Pulmonary alveolar microlithiasis

Last revised by Henry Knipe on 29 Dec 2023

Pulmonary alveolar microlithiasis is a rare idiopathic condition characterized by widespread intra-alveolar deposition of spherical calcium phosphate microliths (calcospherites).

A slight female predilection may be present in the familial form 2. Most cases are reported in Asia and Europe 9.

Often discovered incidentally on a chest radiograph. The radiographic features are frequently disproportionate to the clinical symptoms 5.

Pulmonary alveolar microlithiasis is believed to be due to a mutation in the SLC34A2 gene that causes inactivation of a sodium-dependent phosphate cotransporter, which is found mainly in alveolar type II cells. This cotransporter normally clears phosphate from degraded surfactant, and when inactivated there is accumulation of phosphate in the alveolus, and calcium phosphate microliths are then thought to form 9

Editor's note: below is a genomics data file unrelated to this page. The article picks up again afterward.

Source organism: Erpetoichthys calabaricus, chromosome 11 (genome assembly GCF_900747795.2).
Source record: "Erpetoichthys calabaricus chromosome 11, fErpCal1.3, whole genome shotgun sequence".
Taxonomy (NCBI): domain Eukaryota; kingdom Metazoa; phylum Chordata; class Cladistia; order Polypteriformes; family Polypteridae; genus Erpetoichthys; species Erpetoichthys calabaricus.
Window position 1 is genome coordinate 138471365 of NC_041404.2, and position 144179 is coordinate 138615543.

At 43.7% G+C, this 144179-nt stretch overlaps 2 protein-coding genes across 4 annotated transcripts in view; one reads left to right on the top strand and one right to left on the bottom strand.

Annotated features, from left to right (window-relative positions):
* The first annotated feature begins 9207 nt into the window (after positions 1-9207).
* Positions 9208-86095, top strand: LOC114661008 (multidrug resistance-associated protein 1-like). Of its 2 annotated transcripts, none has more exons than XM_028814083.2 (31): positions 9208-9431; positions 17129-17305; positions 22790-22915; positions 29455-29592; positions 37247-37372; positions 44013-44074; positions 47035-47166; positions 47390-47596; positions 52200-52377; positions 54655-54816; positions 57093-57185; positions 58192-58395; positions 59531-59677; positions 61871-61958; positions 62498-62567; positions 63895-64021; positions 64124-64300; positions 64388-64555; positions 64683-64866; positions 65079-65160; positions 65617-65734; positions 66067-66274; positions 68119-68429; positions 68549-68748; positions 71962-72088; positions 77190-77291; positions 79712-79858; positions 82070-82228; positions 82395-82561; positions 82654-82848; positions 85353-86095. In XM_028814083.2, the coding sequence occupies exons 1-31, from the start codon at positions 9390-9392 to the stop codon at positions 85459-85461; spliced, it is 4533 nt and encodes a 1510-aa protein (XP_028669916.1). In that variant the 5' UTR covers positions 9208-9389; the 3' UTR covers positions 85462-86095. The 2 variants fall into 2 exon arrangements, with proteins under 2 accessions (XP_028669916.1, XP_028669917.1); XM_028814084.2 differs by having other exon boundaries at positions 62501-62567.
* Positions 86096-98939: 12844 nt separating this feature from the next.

An autosomal recessive inheritance pattern has been proposed given familial occurrence in a majority of cases 2,3,9. Usually, there is no abnormal calcium metabolism.

The distribution of pulmonary alveolar microlithiasis is bilateral with a middle and lower zone predilection 2,3.

The pattern in children differs from that in adults 2.

Chest x-ray typically demonstrates:

HRCT better shows numerous sand-like calcifications throughout the lungs with subpleural and peribronchial distribution (typically ~1 mm) 8. Additional accompanying HRCT features include

On occasion, PET may show high FDG uptake, but primarily in the lung regions that spare calcification 10.

No known treatment is available. Overall prognosis is good, but occasionally slow progression can result in an end-stage lung fibrosis requiring lung transplantation. 

Some consider the radiographic appearance to be pathognomonic 3.

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